For a while, though, I allowed Big John to be my guide and mentor, due to his deep understanding of the “omm shanty shanty” nature of Thai culture. This understanding was based on his having been here for three months and finding himself a niche knocking out MDMA and anything else in order to pay the rent. Despite not knowing any of the language beyond “sir woddy crap” and “spidery my”, he impressed upon me that the Thais were an “omm shanty shanty” people who were deeply attuned to the cycles of nature, as evidenced by the enormous orgy of drug-taking and actual orgying that went on each full moon.

As for John- what can I say? At the age of 41 he had taken to wearing shells through the holes in his ears and had a way about him that seemed he was either on the verge of a breakthrough or breakdown. His hair had been dyed black on one side and bleached on the other and he was prone to bursting out into the performance poetry he had started writing. One of these went something like

What do you wanna be
Like me
Or just
A wannabee?

What do you wanna do
I feel sorry for you
Living by the rules

You know you can be
just let go like me
And we will be mirrors
And mirrors can’t see

I said I kind of liked it. It rhymed, but was unlikely to be a call to arms unless he changed the ending.

I asked what was all that stuff about mirrors. He said it just came to him when he was washing his hands and he liked it because it was only because he was looking in the mirror as he did this that there was his reflection looking back at him.

He tried to impress upon me how profound this actually was but I wasn’t so sure. It seemed more like a clumsy phrase, needing rewriting for clarity.

“Well,” Big John patiently explained. “I wanted to make it clearer but I got kind of stuck on the word ‘mirrors’. Nothing really rhymes, except maybe ‘terrors’ or ‘errors’ and neither of them are proper rhymes. And besides, I was really looking for a happy ending.”

This and a few other works he would perform on passing tourists and Thais who didn’t seem know how to respond, settling on smiling or laughing politely.

The Ballad of Big John began to be bothering, to be honest. But as I was keen on MDMA and weed, and as he lived two doors down, chances are he would collar me and ask if I wanted anything. In those days I’d often answer “yes” but then he’d take cart blanche to try to monopolise my time for as long as it took me to shake him off. An attention thief, in other words.

He told me all about his previous life as a timeshare salesman in the southern Seychelles, the slurp of the surf on its soft shores a sop to his smooth sure patter, pleasing and flattering punters to sign up to repetitive breaks.

And then he had thought fuck this: this isn’t what I was put on earth to do. I need to be creative and find myself. Stick seashells in my ears, dye my hair and just go native somewhere.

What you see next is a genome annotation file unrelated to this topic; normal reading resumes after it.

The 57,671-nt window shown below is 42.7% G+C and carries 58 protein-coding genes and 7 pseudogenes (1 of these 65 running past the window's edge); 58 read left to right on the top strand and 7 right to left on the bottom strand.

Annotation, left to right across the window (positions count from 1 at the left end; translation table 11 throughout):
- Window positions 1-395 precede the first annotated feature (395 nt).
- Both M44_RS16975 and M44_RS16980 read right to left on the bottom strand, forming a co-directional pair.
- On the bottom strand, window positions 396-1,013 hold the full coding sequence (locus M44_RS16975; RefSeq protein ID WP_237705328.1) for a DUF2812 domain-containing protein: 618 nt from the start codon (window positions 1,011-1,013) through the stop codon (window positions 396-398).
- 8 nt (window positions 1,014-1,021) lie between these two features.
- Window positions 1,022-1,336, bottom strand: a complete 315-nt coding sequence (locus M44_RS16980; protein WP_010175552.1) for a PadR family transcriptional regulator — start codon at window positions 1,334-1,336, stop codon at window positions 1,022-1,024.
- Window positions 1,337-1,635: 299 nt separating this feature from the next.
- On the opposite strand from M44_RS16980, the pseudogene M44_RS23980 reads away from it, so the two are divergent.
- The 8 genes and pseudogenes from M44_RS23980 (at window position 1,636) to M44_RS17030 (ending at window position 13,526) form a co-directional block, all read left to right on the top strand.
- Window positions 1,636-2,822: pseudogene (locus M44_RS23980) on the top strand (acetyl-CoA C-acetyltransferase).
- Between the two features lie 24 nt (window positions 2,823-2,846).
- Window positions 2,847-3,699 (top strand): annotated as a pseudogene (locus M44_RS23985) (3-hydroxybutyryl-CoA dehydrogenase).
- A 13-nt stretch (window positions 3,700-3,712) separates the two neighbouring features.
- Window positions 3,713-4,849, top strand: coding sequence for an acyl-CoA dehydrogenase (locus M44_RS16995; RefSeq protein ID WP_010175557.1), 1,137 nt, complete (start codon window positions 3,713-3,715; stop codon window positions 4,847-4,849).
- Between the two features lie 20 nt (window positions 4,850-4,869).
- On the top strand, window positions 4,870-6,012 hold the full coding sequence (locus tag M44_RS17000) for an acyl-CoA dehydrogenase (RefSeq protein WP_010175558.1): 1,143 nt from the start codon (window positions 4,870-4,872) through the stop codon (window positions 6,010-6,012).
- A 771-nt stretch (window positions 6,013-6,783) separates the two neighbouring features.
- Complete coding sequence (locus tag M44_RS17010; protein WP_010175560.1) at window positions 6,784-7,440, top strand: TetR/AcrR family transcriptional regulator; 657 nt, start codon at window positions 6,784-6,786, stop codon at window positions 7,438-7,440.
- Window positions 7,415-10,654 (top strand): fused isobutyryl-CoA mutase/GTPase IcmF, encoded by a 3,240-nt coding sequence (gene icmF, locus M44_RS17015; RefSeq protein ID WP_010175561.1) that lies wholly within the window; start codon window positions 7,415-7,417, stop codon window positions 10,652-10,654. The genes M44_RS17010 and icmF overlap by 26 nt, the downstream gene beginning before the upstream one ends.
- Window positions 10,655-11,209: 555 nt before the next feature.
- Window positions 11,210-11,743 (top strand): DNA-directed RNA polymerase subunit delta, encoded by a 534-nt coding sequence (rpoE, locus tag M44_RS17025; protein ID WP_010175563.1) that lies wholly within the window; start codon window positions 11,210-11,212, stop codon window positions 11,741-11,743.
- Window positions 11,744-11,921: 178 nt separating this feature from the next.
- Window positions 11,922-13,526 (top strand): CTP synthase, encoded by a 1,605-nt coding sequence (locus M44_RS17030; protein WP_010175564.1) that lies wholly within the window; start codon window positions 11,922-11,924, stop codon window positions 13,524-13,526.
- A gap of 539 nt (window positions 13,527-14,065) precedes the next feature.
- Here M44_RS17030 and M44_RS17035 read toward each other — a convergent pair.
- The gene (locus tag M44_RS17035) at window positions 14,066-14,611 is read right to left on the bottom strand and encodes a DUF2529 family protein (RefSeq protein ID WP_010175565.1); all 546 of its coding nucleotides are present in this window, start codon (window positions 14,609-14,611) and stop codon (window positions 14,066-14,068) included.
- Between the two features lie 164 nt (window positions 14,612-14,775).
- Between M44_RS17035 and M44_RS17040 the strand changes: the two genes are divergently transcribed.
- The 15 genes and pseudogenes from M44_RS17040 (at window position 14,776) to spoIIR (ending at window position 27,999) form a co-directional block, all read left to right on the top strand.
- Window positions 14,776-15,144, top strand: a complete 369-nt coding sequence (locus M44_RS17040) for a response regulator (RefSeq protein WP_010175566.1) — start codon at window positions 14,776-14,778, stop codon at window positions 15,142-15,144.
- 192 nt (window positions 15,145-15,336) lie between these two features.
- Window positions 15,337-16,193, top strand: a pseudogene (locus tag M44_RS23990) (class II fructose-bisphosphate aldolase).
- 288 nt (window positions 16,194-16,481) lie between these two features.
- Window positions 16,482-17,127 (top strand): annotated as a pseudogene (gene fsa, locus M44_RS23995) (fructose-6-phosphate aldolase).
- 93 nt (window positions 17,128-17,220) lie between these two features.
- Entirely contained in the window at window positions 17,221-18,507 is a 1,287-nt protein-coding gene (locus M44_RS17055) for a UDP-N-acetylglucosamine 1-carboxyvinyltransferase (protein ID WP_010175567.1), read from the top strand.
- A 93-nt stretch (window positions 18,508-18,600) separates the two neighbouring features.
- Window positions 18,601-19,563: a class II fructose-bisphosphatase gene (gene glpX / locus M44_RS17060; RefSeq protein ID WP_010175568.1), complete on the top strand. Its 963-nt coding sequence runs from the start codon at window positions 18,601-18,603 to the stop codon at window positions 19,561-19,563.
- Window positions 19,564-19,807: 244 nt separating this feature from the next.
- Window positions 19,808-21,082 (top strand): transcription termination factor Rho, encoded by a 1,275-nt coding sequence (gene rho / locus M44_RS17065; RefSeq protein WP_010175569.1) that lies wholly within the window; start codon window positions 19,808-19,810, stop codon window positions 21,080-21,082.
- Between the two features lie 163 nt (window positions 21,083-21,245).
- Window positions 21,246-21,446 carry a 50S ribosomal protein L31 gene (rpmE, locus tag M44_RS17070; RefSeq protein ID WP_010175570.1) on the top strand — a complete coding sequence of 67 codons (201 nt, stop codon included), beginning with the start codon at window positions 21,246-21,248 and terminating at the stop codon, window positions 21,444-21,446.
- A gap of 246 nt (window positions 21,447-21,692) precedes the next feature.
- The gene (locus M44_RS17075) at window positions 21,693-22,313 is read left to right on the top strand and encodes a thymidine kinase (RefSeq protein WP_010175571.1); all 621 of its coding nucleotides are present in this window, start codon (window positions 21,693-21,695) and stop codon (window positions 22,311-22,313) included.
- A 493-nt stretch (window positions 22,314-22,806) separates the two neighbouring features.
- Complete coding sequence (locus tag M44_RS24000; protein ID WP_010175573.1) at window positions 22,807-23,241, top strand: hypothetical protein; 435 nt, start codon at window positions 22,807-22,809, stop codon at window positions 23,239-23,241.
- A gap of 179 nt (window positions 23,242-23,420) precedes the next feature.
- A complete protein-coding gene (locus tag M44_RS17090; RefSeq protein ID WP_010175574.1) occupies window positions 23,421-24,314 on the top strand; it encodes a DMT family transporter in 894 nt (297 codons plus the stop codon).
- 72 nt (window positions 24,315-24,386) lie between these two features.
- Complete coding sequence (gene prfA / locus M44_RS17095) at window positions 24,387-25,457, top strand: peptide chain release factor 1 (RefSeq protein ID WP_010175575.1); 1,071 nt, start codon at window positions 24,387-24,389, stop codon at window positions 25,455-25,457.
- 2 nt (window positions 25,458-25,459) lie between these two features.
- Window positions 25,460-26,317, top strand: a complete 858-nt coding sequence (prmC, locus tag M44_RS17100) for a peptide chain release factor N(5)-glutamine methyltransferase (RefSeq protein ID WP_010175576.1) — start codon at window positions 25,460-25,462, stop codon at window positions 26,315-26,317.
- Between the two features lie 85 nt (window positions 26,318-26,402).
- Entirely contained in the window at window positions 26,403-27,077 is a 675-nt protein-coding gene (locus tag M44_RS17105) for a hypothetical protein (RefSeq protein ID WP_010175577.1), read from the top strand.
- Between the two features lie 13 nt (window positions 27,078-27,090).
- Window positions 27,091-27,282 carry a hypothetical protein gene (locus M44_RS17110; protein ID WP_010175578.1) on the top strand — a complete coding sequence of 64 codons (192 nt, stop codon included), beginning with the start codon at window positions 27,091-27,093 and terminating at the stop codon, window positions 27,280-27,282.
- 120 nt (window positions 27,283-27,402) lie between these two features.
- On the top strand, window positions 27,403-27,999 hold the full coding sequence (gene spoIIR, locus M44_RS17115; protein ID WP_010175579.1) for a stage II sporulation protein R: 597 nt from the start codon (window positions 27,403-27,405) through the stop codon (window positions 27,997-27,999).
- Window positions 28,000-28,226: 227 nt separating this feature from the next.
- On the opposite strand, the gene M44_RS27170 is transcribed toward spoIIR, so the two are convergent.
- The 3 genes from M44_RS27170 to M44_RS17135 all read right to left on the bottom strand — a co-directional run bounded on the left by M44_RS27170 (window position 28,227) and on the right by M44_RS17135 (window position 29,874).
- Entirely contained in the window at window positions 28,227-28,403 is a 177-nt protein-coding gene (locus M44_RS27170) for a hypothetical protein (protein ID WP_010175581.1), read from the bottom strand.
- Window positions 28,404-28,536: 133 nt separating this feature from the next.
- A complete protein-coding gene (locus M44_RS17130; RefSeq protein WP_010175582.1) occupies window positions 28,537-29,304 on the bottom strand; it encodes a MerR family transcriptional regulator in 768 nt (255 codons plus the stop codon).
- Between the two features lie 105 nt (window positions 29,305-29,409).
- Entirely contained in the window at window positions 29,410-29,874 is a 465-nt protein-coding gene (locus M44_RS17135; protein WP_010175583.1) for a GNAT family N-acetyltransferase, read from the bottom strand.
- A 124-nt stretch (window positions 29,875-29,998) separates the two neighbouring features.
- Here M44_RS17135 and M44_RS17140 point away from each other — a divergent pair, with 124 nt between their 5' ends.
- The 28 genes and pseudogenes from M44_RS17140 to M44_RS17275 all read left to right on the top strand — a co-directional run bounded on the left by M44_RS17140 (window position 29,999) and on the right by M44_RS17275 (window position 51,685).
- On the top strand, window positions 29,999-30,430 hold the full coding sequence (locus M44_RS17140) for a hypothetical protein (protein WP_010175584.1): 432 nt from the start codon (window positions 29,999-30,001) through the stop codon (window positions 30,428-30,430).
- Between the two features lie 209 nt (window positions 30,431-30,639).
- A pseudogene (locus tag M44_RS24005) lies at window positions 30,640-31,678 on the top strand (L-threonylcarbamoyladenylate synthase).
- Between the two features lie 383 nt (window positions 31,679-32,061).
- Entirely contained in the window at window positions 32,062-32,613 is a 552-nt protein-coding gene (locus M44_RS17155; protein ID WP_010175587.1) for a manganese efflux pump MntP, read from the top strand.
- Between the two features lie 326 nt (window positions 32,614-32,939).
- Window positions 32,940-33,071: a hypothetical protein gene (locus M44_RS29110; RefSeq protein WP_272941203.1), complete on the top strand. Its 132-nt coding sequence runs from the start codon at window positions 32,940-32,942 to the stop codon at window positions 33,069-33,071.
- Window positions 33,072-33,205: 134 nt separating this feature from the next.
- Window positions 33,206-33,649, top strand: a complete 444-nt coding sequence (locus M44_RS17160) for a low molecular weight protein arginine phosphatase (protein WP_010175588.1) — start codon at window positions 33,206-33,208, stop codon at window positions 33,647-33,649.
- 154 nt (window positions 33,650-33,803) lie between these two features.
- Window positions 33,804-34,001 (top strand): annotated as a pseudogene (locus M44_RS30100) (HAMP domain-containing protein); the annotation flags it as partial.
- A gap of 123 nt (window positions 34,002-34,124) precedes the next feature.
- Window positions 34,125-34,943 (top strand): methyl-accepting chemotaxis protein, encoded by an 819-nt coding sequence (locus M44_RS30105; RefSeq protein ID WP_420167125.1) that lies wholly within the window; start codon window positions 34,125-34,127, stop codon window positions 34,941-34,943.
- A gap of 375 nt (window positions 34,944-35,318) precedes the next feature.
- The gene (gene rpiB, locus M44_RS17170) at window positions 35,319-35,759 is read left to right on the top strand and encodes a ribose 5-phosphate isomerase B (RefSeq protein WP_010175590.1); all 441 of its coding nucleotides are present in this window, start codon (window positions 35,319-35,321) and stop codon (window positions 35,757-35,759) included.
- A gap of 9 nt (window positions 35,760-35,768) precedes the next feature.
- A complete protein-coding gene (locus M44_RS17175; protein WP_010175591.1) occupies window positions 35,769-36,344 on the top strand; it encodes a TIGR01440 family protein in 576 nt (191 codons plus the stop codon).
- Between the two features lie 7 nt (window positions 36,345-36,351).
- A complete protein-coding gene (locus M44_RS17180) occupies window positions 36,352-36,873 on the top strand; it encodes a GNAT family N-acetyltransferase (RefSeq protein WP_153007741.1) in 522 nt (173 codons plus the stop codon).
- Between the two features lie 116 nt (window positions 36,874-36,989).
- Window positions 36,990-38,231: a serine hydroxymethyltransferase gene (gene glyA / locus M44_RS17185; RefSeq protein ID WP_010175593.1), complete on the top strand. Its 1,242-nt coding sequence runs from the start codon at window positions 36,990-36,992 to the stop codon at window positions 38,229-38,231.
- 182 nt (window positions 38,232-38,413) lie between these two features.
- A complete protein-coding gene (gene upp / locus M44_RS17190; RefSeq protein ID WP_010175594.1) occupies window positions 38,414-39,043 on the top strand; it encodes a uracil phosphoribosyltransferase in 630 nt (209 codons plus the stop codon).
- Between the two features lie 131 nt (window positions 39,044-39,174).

The poems were a stopgap while he got himself a band together, he explained. The fact that he couldn’t play anything and had only ever sung in the shower was neither here nor there, he reckoned, because he’d be a natural anyway. His poems were really the lyrics for when he found the right musicians to come together and write the actual songs and perform them for him.

One Thai band were showing some interest, John told me. But they only knew No Woman, No Cry and Buffalo Soldier and John demanded that the band could only have relevance as a creative engine of new and bold material, such as

Got any weed?
Got any Veras?
Got any speed?
God, are you serious?

I got weed
I got speed
I got anything you need

I got ket
I got phet
I got LSD
You bet

I got blotters
I got poppers
Unless of course
You’re coppers

In which case
The forementioned
Was for an entertainment purpose.

I said I liked that one. It was informative for customers and had a legal caveat.

At about that time, I had been fancying another holidaymaker from Europe that I had met on Koh Samui and travelled with, but then she ended up copping off with a German idiot instead because I had been too shy and deranged and had missed the opportunity. It was grim.

So I thought I’d just make a break for it, head to Chiang Mai for a change of scene. The mushroom shakes were beginning to do my head in.

Big John was dumbfounded.

“But, but- you can’t leave. Don’t you understand? You’re fated to stay. It’s a coming together of all the tribes. Like in the Celestine Prophecy.

I had left anyway, but not before Big John gave me his farewell performance, which was a piece he had written just that day. He said it wasn’t about me.

Just go
But just know
You could grow
If only though

You could see
Like me
Then you could be free

Of the errors of your ways
In the mirrors of your maze
In the middle of your days
In the muddle of your ways

You have yet
To get
You have yet
To be
Like me

Oh no
I don’t think so
You have
A long way to go.

He explained he had written it about the manager at the timeshare office back in the Seychelles, but I wasn’t so sure.

– – –

Two months later, after I had done a TEFL course in Phuket, I went back to Koh Phangan.

I returned to the Paradise Bungalows but had to stay in a different bungalow.

Times had changed.

I asked the Thai bong smokers what had happened to Big John- I hadn’t seen him around.

“He not Big John no more. He big mother fucker. He go away. He owe money. He not tell truth. He bad man!”

They wouldn’t be more specific.

The next day, I bumped into him.

“Hello, Rick.” He said. “Great to see a friendly face around here.”

He filled me in on his moving to a cheap omm shanty shanty hut on the other beach and how the Paradise Bungalows lot were all fucking liars who didn’t know what they were talking about.

It was true, he conceded, that his visa had expired and he didn’t know how he could renew it as nearly all his timeshare savings were gone. I asked if he could afford a TEFL course. He said he wasn’t put here to be a teacher- he was a creative artist:

I was born to create
I was made to make

I don’t teach, bitch
I reach, bitch
And when I see you
When I am rich

I will definitely pay you
I’m telling you,
Trust me

Omm shanty shanty
Omm shanty shanty

ThIs he performed as a verbal IOU in lieu of rent to his omm shanty shanty landlord who promptly threw him out, Big John protesting all the time “But you can’t DO that! You can’t actually DO that!”

After that, he was strangely never seen again and nobody ever knew what happened to him, at least among the tourists.

If you asked the Thais they’d go all quiet in a way that made you wish you’d never asked .

– – –

Cut to the future, which is round about now.

– – –